It has been maintained, that Agriculture is, not only, the most productive, but the only productive species of industry. The reality of this suggestion has . . . not been verified by any accurate detail of facts and calculation. . . .
The spirit of enterprise, useful and prolific as it is, must necessarily be contracted or expanded in proportion to the simplicity or variety of the occupations and productions, which are to be found in a Society. It must be less in a nation of cultivators, than in a nation of cultivators . . . and merchants.
|Notes on the State of Virginia, 1785
Those who labour in the earth are the chosen people of God, if ever he had he had a chosen people. . . . While we have land to labour then, let us never wish to see our citizens occupied at a work-bench, or twirling a distaff. Carpenters, masons, smiths, are wanting in husbandry: but, for the general operations of manufacture, let our work-shops remain in Europe. . . . The mobs of great cities add just so much to the support of pure government, as sores do to the strength of the human body.
Topic C: Foreign Affairs
|Alexander Hamilton||Thomas Jefferson|
|The Federalist Papers: No. 11, 1788
The rights of neutrality will only be respected when they are defended by an adequate power. A nation, despicable by its weakness, forfeits even the privilege of being neutral.
|Letter to George Mason, February 4, 1791
I look with great anxiety for the firm establishment of the new government in France, being perfectly convinced that if it takes place there, it will spread sooner or later all over Europe.
|Letter to the Marquis De Lafayette, October 6, 1789
I have seen with a mixture of Pleasure and apprehension the Progress of the events which have lately taken Place in your Country. As a friend to mankind and to liberty I rejoice in the efforts which you are making to establish it while I fear much for the final success of the attempts.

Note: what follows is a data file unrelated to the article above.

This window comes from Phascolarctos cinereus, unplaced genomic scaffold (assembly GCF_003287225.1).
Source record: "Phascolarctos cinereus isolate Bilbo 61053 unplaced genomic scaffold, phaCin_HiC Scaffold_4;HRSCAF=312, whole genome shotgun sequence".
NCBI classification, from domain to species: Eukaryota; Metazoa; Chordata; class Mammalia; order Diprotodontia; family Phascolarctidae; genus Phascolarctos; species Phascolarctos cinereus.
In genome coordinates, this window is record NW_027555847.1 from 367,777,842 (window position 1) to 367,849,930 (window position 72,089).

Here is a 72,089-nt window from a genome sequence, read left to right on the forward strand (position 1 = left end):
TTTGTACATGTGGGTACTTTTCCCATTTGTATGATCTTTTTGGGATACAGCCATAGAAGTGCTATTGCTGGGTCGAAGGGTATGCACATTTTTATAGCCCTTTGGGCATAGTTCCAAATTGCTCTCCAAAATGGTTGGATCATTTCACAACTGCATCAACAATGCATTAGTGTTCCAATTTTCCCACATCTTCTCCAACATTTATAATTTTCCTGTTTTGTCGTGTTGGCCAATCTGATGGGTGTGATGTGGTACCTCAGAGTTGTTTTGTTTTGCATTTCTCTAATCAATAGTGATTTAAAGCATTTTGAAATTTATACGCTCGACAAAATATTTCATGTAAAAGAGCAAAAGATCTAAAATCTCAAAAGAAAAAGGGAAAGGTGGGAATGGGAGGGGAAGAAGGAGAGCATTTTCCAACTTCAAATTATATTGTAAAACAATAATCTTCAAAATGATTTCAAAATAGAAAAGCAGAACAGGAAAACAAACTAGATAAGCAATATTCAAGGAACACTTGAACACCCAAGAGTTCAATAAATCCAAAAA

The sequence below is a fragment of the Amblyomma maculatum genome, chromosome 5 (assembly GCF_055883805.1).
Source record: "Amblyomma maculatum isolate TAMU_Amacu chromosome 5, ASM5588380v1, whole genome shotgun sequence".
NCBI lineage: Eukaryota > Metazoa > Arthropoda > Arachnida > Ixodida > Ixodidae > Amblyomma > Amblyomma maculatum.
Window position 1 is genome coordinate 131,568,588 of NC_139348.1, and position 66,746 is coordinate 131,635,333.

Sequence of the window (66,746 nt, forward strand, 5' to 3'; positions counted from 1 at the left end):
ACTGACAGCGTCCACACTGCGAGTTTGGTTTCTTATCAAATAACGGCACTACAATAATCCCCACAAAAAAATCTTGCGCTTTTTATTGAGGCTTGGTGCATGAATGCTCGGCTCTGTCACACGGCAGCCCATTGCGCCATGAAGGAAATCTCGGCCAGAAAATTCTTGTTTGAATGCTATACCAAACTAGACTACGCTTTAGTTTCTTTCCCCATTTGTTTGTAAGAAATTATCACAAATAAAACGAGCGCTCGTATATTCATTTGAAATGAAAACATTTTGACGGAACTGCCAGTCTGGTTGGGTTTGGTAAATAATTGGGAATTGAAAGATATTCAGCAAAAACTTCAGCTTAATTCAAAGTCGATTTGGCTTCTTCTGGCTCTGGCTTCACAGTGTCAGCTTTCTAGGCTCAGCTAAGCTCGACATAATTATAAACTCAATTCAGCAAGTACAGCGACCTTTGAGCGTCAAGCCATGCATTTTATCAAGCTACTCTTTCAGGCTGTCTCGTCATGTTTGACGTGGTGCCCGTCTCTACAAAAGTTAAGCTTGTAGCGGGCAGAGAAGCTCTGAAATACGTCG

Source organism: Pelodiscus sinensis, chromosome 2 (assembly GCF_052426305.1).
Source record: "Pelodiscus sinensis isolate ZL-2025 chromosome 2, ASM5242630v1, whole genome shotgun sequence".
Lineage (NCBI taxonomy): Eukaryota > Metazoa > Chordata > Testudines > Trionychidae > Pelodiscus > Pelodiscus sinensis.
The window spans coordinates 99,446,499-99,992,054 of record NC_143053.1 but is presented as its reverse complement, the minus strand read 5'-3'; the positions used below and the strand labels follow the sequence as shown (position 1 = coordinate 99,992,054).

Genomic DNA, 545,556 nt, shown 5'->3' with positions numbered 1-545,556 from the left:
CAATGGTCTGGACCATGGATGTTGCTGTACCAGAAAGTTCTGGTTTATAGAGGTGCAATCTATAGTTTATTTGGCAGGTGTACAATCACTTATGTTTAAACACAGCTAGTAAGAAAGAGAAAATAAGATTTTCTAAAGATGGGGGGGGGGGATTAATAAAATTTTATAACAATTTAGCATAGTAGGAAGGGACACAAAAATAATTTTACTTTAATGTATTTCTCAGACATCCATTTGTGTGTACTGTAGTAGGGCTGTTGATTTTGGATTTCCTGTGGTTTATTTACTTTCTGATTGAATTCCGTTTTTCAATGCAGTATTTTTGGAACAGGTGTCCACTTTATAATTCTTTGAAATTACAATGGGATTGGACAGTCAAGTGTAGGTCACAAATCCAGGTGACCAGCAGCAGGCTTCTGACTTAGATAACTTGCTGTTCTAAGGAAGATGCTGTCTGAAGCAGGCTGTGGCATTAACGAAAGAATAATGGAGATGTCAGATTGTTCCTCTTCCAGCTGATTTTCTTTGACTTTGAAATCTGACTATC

|Letter to William Short, January 3, 1793
My own affections have been deeply wounded by some of the martyrs to this cause, but rather than it should have failed, I would have seen half the earth desolated. Were there but an Adam and an Eve left in every country, and left free, it would be better than as it now is.
- How do Jefferson and Hamilton differ in their views of the need for a bank?
- What image does Jefferson use to describe city dwellers?
- Summarize Hamilton’s views of merchants and those engaged in industry.
- Who was more sympathetic to the French Revolution—Hamilton or Jefferson? How do you know?
Historical Reasoning Questions
- Explain the constitutional debate at the center of the debate on the national bank.
- Explain the context for Jefferson and Hamilton’s interest in the French Revolution.
- Report on the National Bank December 14, 1790: https://founders.archives.gov/documents/Hamilton/01-07-02-0229-0003
- Opinion on the Constitutionality of the Bank of the United States, February 23, 1791: http://teachingamericanhistory.org/library/document/opinion-on-the-constitutionality-of-the-bank-of-the-united-states/
- Introduction to the Report on Manufactures, December 5, 1791: https://founders.archives.gov/documents/Hamilton/01-10-02-0001-0007
- Federalist No. 11: http://avalon.law.yale.edu/18th_century/fed11.asp
- Letter to the Marquis De Lafayette, written October 6, 1789: https://founders.archives.gov/documents/Hamilton/01-05-02-0202
- Opinion on the Constitutionality of the Establishing a National Bank, February 15, 1791: http://teachingamericanhistory.org/library/document/opinion-on-the-constitutionality-of-a-national-bank/
- Letter to George Washington. May 23, 1792: https://founders.archives.gov/documents/Washington/05-10-02-0268
- Letter to William Stephens Smith, 13 Nov. 1787: http://www.let.rug.nl/usa/presidents/thomas-jefferson/letters-of-thomas-jefferson/jefl64.php
- Letter to William Snort, 3 Jan 1793 https://founders.archives.gov/documents/Jefferson/01-25-02-0016
- Letter to George Mason, written February 4, 1791: https://founders.archives.gov/documents/Jefferson/01-19-02-0020